Is software eating law departments, a question inspired by Marc Andreessen famously noting that software is eating everything.

Marc Andreesen software eats all

Is this true for law departments? The lead article in Inside Counsel Magazine (Dec 2015) may answer the question.

The IC10 2015 Award Winners

The 2015 IC10: The law department of the future describes the 10 most innovative law departments of the year. It’s an annual feature. This year, 9 of 10 awards revolve around software. In years past, I recall that only 3 or 4 awards involved software.

Wow, we might think, 9 of 10 surely means yes. Since Andreessen meant dramatic change, we must examine just what tech law departments deploy. Here, from my scheduled Tweets, are the winners, initiative descriptions, and links:

  1. ADM. Using tech to standardize process, intake, + routine work.
  2. AEP. Tech streamlines tracking accrued expenses.
  3. The Hartford. Using tech for intake, tracking tech proposals for risk management eval.
  4. Gordon Food Service. Self-service, content rich portal for all workers.
  5. Target. Workload (re-)allocation with SharePoint.
  6. Ford.  Mobile app for ethical guidance with content, d-trees, email Qs.
  7. Marsh & McLennan.  Collab + S/M for law dept, content portal 4 workers Portal use up 5x.
  8. Silicon Valley Bank. Form dev + review w workflow Outside counsel extranet 4 comm + content.
  9. Gates Foundation. Improved #KM by extending IP portal to manage content / history.


Software Is NOT Eating Law Departments

Reading IC, none of these strikes me as particularly advanced or game changing. Law departments seem to have won for automating processes that, in many other functions, likely would have been automated long ago.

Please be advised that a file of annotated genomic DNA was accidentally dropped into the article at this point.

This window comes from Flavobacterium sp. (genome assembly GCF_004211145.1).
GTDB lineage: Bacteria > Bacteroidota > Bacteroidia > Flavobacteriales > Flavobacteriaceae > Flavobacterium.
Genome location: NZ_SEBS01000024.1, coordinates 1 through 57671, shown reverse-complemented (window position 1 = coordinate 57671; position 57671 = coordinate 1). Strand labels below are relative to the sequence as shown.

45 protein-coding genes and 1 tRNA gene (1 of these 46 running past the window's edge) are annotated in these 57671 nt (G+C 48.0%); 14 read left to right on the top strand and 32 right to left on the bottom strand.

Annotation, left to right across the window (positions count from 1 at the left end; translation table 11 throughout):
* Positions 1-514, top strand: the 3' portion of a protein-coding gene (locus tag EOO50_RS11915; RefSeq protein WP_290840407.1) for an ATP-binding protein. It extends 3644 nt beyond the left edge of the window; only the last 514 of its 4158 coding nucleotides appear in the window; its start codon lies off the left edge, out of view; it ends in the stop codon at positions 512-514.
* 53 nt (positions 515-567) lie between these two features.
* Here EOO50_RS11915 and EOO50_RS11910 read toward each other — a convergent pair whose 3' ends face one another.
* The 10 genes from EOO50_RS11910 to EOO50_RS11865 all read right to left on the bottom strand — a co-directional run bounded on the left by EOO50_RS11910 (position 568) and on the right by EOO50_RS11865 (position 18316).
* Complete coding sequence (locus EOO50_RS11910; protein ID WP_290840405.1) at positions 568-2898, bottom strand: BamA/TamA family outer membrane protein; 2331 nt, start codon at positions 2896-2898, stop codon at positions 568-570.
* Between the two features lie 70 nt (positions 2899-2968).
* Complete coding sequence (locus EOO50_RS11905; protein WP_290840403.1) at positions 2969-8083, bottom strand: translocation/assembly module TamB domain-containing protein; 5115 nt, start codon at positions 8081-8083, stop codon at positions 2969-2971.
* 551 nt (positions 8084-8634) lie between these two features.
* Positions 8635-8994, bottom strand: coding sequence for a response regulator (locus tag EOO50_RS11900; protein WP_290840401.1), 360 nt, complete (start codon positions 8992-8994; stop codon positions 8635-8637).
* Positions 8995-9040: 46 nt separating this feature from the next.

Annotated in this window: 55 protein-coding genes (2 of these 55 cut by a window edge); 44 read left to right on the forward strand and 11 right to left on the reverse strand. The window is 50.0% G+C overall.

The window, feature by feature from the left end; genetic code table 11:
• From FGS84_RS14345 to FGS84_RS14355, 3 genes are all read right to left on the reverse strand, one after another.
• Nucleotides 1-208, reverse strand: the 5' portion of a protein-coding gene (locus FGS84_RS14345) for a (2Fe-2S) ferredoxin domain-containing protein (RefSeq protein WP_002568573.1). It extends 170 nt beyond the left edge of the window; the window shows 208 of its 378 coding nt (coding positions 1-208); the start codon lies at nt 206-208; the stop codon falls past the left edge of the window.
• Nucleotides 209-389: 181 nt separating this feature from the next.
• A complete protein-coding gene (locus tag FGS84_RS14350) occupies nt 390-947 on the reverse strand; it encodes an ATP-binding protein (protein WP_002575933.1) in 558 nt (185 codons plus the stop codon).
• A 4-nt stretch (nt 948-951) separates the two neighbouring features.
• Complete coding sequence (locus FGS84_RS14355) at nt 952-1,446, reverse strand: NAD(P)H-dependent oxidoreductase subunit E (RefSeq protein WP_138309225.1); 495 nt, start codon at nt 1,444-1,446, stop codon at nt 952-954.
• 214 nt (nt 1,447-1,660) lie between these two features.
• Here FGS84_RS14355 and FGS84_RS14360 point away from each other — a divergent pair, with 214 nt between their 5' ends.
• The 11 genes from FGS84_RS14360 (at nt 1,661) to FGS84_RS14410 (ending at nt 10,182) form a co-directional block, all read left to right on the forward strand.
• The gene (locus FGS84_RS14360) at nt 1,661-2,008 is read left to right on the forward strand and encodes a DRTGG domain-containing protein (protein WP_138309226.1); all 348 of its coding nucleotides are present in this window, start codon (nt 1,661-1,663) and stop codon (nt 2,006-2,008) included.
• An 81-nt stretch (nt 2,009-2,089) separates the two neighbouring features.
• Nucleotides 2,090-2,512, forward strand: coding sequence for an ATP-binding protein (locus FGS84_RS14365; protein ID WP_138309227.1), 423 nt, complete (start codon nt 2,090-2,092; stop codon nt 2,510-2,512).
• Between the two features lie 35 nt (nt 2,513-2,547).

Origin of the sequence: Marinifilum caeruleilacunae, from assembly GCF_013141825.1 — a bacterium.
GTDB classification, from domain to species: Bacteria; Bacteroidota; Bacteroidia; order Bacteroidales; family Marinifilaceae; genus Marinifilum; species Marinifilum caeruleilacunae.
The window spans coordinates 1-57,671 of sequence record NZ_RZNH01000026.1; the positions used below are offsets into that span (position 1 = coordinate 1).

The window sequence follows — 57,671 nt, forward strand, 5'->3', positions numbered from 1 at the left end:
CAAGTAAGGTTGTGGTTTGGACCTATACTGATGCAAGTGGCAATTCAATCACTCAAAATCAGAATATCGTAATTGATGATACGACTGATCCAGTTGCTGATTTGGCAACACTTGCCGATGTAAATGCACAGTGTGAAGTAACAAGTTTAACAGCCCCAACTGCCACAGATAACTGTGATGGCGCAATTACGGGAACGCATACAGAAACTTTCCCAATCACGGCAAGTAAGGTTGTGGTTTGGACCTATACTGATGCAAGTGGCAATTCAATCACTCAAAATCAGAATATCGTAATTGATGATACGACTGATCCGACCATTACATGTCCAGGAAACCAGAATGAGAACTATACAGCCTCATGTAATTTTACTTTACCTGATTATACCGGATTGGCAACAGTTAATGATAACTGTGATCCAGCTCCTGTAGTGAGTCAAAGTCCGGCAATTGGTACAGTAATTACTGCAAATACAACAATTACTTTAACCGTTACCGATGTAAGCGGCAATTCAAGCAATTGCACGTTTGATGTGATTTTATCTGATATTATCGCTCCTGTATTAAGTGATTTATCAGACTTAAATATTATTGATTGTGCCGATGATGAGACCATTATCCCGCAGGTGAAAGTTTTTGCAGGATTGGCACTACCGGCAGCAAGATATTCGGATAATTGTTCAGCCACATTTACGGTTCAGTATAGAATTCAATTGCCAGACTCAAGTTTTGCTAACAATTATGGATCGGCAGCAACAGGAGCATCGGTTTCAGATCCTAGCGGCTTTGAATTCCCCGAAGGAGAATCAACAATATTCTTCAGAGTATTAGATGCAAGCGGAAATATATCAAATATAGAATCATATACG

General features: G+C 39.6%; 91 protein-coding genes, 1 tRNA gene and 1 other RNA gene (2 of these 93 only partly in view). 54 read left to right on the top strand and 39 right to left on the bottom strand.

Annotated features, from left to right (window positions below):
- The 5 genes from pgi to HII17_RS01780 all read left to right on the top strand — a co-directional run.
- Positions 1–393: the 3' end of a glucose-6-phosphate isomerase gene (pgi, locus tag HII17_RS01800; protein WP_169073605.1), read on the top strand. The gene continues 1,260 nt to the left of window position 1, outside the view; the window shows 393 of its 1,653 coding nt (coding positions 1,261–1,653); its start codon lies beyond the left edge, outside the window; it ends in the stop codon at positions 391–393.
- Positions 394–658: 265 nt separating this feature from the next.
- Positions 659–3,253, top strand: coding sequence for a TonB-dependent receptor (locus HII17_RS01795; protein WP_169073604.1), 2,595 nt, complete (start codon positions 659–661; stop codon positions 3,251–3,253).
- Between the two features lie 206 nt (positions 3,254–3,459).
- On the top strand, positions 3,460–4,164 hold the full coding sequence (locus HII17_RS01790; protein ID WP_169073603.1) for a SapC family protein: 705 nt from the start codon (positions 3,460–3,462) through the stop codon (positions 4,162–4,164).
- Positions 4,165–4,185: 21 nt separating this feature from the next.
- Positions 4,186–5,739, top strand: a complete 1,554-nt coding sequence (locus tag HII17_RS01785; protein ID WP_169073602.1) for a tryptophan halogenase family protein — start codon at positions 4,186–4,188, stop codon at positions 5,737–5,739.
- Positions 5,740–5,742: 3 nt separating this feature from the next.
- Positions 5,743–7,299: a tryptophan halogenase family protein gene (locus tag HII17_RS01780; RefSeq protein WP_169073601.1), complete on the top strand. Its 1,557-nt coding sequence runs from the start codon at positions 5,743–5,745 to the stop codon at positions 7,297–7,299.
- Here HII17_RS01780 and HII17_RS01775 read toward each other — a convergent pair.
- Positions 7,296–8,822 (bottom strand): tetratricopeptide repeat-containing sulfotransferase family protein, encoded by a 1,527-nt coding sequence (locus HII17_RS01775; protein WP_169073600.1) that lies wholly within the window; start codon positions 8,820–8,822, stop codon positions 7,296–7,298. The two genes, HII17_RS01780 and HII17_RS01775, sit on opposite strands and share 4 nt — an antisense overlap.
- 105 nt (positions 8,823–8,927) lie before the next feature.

I would be impressed were law departments deploying (or even evaluating)…

  • Watson or other AI, either for departmental efficiency or, more interestingly. to practice preventive law (DoLessLaw). Oh, remind me why the IBM law department has not publicly announced a Watson initiative?
  • Machine learning to understand, standardize, and better manage contracts. Commercial products here include Kira Systems, eBrevia, KM Standards / K-Reveal, Brightleaf, and RAVN. This class of software also supports better compliance and due diligence.
  • Blockchain, to automate contracts. (How many GC even know what it is?)
  • E-billing analytics to determine the most cost-effective firms and then shifting work to them.
  • Expert systems (e.g., Neota Logic) to create systems for internal clients that answer questions and/or perform triage with intelligent intake.
  • Legal project management software for internal matters and requiring outside counsel to use LPM to scope, budget, and monitor matters. Commerical products for law firms include Cael, MatterWorks, Planning Blox, and Umbria.


Perhaps law departments are doing these things but did not submit award nominations. Or they submitted but Inside Counsel did not find them award-worthy. My guess is that some companies are using machine learning for contract analytics, LPM software, and e-billing analytics to choose firms. I suspect Watson / AI, blockchain, and expert system action has yet to start.

The good news here is that 9 of 10 awards are for tech and that law departments can still do so much more with software to improve their performance.